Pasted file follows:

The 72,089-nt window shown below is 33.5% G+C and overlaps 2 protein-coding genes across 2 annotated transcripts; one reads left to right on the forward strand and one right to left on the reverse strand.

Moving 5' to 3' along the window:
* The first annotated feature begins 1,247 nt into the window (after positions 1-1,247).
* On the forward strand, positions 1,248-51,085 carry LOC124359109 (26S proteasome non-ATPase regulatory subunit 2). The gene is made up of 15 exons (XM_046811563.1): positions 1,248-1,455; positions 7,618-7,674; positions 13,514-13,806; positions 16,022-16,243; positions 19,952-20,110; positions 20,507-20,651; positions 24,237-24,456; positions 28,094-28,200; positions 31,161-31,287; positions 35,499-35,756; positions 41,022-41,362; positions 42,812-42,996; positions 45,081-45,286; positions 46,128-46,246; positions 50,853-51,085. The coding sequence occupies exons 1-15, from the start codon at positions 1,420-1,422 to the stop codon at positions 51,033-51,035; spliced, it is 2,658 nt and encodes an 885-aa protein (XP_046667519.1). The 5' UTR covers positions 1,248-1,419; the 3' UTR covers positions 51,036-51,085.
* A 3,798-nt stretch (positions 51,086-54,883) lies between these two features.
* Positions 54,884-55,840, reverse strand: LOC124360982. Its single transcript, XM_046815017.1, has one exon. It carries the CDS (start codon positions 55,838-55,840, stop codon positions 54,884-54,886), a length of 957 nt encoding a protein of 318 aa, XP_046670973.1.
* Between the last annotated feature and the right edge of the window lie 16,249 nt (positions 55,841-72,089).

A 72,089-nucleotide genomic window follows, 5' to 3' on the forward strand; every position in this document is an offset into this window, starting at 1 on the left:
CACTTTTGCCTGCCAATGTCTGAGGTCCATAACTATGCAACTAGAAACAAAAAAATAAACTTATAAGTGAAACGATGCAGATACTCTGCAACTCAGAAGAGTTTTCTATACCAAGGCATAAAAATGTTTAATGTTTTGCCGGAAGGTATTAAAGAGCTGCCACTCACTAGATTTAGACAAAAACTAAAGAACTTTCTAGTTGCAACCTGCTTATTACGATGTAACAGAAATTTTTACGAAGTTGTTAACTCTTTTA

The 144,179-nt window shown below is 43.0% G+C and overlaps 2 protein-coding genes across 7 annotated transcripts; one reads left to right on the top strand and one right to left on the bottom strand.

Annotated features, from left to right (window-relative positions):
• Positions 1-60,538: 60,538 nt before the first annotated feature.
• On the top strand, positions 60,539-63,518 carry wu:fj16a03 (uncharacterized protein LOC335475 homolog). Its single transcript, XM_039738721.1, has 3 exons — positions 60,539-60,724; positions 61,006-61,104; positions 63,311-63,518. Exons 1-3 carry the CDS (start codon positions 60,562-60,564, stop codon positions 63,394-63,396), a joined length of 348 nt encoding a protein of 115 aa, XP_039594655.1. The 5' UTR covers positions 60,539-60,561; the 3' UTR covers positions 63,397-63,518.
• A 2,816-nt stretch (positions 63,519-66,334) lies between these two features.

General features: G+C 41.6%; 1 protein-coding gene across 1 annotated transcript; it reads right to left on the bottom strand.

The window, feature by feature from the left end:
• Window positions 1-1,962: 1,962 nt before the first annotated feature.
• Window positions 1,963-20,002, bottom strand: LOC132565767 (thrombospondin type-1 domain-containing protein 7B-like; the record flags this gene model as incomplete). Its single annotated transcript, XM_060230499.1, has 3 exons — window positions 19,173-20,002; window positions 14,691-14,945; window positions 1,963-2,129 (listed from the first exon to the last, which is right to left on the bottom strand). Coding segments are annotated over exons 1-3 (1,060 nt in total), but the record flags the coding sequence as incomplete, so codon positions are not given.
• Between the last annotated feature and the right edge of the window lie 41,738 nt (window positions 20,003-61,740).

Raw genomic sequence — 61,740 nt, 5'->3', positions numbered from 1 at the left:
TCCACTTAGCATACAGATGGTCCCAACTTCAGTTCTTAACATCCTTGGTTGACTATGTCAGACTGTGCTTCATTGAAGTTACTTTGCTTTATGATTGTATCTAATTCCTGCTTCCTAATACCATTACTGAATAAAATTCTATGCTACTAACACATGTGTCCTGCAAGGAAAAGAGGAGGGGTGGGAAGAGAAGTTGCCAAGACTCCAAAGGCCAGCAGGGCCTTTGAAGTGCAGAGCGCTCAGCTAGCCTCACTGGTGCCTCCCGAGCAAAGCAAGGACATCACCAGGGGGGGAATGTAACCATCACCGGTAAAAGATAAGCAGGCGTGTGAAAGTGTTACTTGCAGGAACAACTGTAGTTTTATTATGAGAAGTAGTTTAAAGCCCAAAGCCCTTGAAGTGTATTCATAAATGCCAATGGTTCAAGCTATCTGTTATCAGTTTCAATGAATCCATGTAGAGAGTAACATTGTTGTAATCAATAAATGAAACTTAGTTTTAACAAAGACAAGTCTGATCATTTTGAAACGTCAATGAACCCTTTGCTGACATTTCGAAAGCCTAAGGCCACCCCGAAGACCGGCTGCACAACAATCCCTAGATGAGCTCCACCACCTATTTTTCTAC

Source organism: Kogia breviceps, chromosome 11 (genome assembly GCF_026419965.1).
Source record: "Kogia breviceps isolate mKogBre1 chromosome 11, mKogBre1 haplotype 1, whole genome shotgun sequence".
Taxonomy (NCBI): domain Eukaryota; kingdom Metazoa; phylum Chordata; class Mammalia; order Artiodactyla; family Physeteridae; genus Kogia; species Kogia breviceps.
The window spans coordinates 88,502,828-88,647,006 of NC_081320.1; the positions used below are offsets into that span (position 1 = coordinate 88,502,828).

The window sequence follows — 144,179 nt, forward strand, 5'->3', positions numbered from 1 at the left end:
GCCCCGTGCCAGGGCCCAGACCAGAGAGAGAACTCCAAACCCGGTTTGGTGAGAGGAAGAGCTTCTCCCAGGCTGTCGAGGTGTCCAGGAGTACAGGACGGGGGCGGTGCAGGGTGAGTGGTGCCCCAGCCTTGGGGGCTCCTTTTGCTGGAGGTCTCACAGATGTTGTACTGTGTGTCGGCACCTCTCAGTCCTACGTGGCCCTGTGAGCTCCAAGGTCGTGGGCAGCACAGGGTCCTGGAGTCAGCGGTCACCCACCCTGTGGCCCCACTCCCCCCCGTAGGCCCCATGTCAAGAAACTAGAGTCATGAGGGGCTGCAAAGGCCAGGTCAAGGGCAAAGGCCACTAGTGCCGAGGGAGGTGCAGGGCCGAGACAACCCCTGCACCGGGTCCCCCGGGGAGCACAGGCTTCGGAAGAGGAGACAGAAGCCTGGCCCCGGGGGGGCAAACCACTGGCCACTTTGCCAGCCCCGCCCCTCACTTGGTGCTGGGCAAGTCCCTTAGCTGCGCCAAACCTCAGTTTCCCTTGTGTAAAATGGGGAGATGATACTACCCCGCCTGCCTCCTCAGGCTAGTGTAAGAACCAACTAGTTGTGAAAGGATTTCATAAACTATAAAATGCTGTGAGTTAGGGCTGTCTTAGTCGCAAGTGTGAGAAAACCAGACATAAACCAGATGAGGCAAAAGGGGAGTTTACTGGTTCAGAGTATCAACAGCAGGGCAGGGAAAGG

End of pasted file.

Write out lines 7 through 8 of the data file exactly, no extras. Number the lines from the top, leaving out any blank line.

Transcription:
* Between the last annotated feature and the right edge of the window lie 16,249 nt (positions 55,841-72,089).

A 72,089-nucleotide genomic window follows, 5' to 3' on the forward strand; every position in this document is an offset into this window, starting at 1 on the left: